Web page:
Keep this point in mind: during the 12-18 months after surgery, the most significant weight loss is to occur. If you think of the surgery as the Olympics, the call to the surgeon is signing up for to be considered for the Olympic team. You would train well before the actual Olympic event. Consider how successful a skier would be if the first time they strapped on skis was on the chairlift going up to that double black diamond. The months between the first call to the surgeon and the operation are your training time. You practice the dietary changes, you plan for exercise or even begin exercising if possible, you address emotional eating patterns, you learn to track intake, give up carbonated beverages, practice the 30/30/30 rule. The list goes on. This period is the time to fail, to recognize where your weakness are. Maybe it’s dining out or eating watching TV or the siren song of a Sundrop. We know that there are different types of hunger: stomach, mouth, eye and head. The surgery will almost eliminate stomach hunger. What about the others? What is the plan? Practicing the plan before surgery is a key to success. If depression and/or anxiety would interfere with success, often a treatment plan can be implemented without a long delay before surgery.

Finally you are cleared for surgery, a date is set. What does one do once they are accepted to the final Olympic team? Do you stop training: go on a food farewell tour, stop tracking your intake, have one last soda, stop practicing all the skills until it’s time to enter the Olympic village? Surgery is an event, like an Olympic contest. But whether you end up at Disney World and on the cover of Wheaties depends much more on your training.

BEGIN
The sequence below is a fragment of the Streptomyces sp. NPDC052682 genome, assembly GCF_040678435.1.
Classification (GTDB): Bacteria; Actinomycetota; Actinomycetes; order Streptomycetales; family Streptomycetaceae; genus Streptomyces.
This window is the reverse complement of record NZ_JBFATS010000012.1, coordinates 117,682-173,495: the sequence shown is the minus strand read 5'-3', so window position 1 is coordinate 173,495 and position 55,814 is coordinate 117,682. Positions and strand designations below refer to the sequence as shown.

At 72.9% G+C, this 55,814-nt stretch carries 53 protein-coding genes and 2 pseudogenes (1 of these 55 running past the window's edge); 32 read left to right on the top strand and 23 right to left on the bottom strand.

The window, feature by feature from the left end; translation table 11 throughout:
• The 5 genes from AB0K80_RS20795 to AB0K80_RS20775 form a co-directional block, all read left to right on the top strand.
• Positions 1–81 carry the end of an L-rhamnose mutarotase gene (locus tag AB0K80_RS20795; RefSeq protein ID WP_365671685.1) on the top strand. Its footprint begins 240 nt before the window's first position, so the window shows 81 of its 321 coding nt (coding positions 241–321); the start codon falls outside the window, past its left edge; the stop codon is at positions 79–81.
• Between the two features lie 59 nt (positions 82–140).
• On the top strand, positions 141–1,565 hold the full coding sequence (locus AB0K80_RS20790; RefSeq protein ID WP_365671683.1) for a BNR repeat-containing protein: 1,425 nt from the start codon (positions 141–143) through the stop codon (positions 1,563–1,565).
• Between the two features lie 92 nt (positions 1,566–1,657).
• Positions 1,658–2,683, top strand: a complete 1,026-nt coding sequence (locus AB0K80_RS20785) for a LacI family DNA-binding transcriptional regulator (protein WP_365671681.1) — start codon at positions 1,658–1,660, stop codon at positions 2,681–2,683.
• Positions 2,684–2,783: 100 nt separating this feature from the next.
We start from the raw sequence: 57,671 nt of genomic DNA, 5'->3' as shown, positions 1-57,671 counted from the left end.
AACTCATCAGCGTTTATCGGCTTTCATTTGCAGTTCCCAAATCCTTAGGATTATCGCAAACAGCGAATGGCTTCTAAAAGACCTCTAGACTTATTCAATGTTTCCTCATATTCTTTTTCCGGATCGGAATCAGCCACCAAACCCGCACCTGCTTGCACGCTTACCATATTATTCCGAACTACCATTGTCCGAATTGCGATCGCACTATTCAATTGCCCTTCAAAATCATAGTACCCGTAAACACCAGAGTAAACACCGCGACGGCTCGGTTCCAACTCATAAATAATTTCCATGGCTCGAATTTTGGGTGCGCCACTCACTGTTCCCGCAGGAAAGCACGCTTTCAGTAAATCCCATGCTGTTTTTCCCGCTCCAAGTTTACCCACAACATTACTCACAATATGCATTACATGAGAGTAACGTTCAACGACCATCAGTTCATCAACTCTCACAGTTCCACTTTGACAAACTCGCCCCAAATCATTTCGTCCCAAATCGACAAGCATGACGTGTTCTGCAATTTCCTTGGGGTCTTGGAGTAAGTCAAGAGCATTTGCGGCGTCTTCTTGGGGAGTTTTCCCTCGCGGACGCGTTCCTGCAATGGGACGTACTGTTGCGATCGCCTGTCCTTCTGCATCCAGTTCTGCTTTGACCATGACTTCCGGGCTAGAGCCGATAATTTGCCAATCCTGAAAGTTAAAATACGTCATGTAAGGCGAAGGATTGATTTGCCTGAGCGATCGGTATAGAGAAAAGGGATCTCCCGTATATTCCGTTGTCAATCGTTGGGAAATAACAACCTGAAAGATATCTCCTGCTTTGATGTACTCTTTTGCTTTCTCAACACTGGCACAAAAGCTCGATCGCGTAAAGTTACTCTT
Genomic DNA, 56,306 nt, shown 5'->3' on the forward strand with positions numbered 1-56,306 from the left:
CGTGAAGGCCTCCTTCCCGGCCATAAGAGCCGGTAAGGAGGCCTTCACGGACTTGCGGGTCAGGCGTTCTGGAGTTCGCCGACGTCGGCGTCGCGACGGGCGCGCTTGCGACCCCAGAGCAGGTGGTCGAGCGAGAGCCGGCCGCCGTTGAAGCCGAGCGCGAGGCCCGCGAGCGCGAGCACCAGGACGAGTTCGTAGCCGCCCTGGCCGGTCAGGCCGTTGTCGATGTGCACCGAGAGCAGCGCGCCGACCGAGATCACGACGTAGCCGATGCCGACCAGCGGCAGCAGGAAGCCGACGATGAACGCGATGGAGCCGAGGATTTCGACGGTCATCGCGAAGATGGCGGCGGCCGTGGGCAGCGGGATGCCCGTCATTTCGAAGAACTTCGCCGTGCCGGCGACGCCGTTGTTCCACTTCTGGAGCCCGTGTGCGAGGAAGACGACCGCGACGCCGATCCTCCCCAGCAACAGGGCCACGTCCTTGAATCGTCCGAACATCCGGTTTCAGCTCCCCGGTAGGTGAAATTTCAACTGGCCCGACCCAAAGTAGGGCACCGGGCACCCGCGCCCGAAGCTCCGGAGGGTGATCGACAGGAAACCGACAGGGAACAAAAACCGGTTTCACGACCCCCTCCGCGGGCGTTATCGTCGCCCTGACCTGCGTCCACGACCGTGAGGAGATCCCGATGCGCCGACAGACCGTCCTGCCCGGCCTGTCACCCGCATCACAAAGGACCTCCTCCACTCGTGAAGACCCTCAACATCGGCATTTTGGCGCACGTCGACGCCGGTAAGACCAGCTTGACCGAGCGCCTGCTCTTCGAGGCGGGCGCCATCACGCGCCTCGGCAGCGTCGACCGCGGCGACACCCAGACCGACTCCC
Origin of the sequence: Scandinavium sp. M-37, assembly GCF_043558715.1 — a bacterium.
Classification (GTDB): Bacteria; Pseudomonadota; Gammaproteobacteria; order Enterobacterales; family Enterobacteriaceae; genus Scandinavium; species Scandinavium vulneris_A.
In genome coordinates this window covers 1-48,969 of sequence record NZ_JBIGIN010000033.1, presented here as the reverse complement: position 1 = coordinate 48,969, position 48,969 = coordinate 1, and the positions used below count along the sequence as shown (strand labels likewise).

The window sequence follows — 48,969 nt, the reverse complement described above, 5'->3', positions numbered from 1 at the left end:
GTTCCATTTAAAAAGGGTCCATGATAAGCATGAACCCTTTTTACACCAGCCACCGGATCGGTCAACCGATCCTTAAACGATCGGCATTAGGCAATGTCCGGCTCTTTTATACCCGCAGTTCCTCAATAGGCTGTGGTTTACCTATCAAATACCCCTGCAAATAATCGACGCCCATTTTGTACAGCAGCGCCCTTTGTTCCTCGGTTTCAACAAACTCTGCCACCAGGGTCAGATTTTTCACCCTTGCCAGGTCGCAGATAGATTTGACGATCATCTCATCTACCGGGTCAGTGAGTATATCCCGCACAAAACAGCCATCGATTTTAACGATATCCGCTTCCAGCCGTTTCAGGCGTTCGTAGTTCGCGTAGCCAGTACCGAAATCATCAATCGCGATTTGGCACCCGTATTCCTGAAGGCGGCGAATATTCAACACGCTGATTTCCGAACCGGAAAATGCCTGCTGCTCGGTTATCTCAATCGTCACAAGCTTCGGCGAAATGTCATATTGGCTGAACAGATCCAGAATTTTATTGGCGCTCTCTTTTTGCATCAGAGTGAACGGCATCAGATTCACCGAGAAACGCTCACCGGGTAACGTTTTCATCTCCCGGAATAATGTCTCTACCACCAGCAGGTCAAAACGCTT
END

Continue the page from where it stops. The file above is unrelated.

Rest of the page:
The psychological evaluation is not another hoop to get through before the promised changes. It can hopefully be an honest exchange comprised of education and exploration of what will be the strengths and challenges one will face on their journey. What skills can be added to make that journey a success. As disappointing as delays can be they likely add up to just a moment in your new life, take the time to prepare. It will be well worth getting that Gold Medal.

Me Too! The social media phenomena of women announcing that they too have been subjected to sexual harassment has taken the world by storm. Yes, the world. This is not hyperbole, women from Germany, Italy, the Arab countries even Nairobi have been posting Me Too! Not that anyone should be surprised that women all over the world are subjected to sexual harassment. This abuse extends way beyond celebrity casting or factory work. However, in addition to the global Me Too! response is something that is different. Men are responding. And men are responding positively: not with rationalizations or minimizations. With tweets of “I hear you! “or even “I was guilty!” Guilty of not standing up, of not saying something when they observed another man making a lewd comment, of shaming the victim who dared to say stoop. This is not just the celebrities rallying against Harvey Weinstein. Everyday men are saying “I understand.”